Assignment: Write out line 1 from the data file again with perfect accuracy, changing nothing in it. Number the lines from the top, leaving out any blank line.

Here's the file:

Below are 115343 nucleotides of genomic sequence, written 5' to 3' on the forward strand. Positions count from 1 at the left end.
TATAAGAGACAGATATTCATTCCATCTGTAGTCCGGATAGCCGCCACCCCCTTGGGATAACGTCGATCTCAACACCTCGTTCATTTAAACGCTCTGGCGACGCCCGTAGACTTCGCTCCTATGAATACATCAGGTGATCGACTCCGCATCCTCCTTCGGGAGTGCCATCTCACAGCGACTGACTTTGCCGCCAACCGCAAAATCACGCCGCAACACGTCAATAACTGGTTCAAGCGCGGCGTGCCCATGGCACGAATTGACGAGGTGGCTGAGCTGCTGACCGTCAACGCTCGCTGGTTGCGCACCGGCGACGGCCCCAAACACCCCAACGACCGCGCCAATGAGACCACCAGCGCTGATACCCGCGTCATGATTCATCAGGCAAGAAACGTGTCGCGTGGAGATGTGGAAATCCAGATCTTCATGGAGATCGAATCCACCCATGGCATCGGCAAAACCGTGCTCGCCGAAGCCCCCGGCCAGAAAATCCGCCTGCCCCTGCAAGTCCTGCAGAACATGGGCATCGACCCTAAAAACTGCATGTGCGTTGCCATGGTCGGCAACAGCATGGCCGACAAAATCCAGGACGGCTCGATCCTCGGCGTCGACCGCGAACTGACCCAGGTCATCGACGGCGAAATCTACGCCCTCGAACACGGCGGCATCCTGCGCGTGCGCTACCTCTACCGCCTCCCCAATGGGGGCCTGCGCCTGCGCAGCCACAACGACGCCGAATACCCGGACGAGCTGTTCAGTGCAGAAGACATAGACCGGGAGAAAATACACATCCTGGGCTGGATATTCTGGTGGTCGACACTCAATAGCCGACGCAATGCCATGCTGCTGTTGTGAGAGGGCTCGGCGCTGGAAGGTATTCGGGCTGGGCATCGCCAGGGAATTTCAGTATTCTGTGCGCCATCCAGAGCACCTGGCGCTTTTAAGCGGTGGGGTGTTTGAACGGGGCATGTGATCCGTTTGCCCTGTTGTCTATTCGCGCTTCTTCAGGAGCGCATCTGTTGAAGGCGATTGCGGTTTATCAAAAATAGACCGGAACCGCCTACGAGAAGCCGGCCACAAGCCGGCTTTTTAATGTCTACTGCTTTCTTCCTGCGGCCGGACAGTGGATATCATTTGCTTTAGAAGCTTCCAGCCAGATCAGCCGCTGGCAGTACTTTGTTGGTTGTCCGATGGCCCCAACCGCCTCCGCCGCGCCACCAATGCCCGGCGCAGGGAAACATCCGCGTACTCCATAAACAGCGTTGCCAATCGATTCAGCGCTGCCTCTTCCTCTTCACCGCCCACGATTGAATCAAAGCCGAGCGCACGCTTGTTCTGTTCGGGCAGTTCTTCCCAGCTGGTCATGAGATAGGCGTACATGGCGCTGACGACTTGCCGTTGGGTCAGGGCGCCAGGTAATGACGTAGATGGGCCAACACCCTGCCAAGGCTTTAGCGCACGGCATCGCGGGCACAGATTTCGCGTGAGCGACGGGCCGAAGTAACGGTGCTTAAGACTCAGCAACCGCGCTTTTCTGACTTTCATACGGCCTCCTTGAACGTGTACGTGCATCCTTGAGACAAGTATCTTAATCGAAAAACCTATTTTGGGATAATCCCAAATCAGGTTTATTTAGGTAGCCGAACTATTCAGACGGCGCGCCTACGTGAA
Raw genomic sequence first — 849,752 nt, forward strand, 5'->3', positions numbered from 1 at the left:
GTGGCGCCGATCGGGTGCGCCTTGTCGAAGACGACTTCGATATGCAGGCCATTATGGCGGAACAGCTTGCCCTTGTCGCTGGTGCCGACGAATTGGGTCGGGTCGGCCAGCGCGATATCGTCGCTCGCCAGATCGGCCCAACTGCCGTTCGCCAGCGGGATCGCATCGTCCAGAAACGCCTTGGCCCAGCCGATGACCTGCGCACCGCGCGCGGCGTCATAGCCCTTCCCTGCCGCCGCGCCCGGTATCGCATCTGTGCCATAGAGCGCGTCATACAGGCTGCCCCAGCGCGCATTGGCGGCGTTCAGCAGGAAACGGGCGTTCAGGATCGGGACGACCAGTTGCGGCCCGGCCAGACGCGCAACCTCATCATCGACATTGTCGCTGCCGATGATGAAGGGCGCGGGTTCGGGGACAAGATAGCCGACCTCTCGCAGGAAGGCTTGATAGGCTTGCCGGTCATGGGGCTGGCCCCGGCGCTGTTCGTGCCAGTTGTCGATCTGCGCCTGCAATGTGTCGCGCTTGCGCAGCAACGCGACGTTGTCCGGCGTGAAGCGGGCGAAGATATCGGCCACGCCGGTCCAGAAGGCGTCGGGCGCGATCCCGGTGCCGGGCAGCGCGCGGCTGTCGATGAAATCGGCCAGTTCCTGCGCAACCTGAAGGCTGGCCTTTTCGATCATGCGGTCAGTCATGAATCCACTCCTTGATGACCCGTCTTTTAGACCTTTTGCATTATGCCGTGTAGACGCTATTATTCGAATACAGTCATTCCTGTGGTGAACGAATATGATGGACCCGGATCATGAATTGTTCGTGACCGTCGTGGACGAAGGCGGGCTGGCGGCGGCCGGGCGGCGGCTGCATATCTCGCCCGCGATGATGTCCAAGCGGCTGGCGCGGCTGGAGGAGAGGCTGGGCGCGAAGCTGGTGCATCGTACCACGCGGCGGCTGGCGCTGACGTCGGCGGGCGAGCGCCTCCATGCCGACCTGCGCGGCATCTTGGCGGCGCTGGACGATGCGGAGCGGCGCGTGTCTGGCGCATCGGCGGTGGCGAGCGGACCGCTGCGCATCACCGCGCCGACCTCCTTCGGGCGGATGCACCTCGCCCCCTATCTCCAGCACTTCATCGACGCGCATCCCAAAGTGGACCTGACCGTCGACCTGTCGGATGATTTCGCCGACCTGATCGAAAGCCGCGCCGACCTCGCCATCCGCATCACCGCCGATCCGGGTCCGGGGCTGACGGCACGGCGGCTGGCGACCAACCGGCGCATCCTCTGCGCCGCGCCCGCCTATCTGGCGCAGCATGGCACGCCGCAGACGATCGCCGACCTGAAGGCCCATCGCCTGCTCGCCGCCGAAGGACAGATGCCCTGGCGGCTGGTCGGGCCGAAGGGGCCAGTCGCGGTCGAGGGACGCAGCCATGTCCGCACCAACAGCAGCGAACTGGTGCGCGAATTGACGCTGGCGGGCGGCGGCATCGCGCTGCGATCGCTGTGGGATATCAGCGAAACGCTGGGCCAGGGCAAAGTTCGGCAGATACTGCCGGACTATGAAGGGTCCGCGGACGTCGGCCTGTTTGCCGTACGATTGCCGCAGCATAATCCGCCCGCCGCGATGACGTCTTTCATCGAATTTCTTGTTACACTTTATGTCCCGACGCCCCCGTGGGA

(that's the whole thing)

Below are 115343 nucleotides of genomic sequence, written 5' to 3' on the forward strand. Positions count from 1 at the left end.